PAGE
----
In this column, let's circle back to
At the time, we liked what we saw and expected it to work its way higher to test the $25 area which it has subsequently done. Now we will see if after a pullback the retest of the long-term downtrend line is breakable. If so, then $28 to $30 will become the target.
The monthly chart above shows resistance as well as the steady uptrend channel that XLNX continues to trade in.
Note that on the long-term time frame, prices could retrace to $20 to $22 and be a great buy, not a sell. You have to accept that level of drawdown if you want to trade this on a longer-term basis.
Now let's pull the chart into the intermediate term.
This reveals two demarcated support zones. The first is around $22.50 to $23, while the second is in the $21 range. Note that the second is the strongest and that there is a good chance we will see the first zone tested rather soon.
Both of these areas are buyable if your outlook is right and if you prefer or at least don't mind buying into falling prices. Falling prices, or retraces as I like to call them, are opportunities as long as the stock is acting correctly in terms of its trend and if volume acts properly as price retreats into the support zones. So far, XLNX is acting just fine.
To emphasize that thought a bit more, here's the short-term time frame.
Here you can see the high volume bars that currently are being tested.
From a trading perspective, one could wait to see price come into the $23 area on this time frame to start some purchases. I prefer to nibble at all the support zones on the multiple time frames (short and intermediate term) with the idea of using the long and intermediate-term time frames to determine my stop loss orders in case I'm wrong. In the case of XLNX, there are three possible areas where purchases can be made. In such a case, I tend to buy 25% of my desired position at the first one, 35% at the second, and finally 55% at the last with the stop beneath them all.
If I'm most fortunate, all three entries will execute and prices will swing higher immediately afterwards. But that usually doesn't happen as you might expect. Many times you'll only get the first order executed. That's fine though, because in that case you just have to wait and look to do the same setup again at some later point when prices are even higher.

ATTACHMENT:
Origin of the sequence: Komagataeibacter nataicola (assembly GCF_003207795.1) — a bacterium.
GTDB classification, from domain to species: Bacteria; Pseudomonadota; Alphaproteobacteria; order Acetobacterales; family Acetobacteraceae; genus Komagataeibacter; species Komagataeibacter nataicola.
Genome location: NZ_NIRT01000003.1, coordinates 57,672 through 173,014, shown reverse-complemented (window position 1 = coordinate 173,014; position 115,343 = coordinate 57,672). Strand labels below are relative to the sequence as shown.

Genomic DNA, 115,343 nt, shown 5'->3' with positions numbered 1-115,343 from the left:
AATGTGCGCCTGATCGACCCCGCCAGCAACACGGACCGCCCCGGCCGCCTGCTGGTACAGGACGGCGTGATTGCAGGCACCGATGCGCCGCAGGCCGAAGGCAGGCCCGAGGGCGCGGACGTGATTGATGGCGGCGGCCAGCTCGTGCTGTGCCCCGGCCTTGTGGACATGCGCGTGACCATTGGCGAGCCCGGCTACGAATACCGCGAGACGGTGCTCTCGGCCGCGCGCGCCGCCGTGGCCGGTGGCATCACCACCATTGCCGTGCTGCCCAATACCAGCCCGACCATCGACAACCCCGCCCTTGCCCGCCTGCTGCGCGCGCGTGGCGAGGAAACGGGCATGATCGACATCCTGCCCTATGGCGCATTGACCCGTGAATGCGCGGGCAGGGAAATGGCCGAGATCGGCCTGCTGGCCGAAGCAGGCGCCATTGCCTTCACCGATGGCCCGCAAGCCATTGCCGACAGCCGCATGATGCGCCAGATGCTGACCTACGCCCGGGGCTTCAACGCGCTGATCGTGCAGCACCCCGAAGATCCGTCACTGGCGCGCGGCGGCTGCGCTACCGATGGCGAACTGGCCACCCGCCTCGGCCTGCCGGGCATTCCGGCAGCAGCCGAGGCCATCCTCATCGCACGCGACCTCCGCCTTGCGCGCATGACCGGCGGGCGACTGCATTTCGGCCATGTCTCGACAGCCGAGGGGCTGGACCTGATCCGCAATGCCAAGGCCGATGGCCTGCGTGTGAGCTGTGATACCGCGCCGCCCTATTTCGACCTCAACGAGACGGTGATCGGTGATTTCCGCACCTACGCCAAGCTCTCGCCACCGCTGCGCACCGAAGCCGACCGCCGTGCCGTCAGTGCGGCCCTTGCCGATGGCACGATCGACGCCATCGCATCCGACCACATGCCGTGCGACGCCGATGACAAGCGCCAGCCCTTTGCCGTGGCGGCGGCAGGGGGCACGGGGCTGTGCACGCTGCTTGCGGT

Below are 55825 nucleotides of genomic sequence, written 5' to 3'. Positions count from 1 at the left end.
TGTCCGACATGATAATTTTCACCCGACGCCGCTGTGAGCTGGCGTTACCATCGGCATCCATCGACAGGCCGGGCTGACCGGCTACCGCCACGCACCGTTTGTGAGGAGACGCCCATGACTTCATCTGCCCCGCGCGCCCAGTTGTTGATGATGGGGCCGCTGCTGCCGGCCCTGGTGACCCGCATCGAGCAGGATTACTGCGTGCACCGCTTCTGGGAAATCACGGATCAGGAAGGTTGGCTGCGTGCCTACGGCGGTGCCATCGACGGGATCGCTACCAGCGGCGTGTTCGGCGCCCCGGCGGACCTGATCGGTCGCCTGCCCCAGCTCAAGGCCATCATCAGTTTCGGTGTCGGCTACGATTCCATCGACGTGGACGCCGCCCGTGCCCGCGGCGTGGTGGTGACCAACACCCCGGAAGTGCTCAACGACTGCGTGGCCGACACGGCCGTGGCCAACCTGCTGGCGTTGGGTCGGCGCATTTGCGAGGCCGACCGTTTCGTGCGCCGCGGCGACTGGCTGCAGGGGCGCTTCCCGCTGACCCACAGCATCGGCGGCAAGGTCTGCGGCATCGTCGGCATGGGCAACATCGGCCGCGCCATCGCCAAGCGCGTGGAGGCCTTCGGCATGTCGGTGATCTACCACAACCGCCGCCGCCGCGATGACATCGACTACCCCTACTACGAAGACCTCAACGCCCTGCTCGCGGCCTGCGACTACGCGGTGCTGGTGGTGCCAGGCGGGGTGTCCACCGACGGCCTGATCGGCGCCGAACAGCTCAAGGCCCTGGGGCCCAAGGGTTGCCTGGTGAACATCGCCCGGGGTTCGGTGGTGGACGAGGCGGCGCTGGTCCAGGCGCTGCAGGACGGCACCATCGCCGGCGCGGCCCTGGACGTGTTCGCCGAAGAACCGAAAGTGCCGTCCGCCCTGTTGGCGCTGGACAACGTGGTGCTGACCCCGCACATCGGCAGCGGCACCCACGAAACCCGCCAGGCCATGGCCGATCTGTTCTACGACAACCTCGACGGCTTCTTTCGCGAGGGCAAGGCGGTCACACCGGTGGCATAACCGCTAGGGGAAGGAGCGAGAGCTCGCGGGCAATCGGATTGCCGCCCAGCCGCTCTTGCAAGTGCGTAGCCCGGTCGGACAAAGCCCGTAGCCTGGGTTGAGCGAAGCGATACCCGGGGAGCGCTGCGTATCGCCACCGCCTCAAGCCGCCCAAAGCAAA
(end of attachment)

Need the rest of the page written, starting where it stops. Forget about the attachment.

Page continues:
If the stock is good, it will continue to work higher as long as the general market allows it and as long as the stock remains in a bullish uptrend. Note that scaling in allows you to get in earlier. But given the weighting of the various entry points, your overall cost basis is better once you fully scale in thus making your stop out point less painful if wrong.
XLNX continues to look good. If you didn't get in back in November when we first examined it, here's a second opportunity.
So until next time, keep trading the charts!
L.A. Little, author, professional trader and money manager, writes daily on
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His background includes degrees in philosophy, computer science, computer information systems and telecommunications. With a trading philosophy centered on capital protection first and the accumulation of consistent gains over time, L.A. espouses a simplistic technical approach to trading the markets that is a throwback to the days of past. With a focus on swing points and the qualification of trends, L.A. provides a breath of fresh air to an otherwise crowded room of derivative indicators with the emphasis on technical minutiae.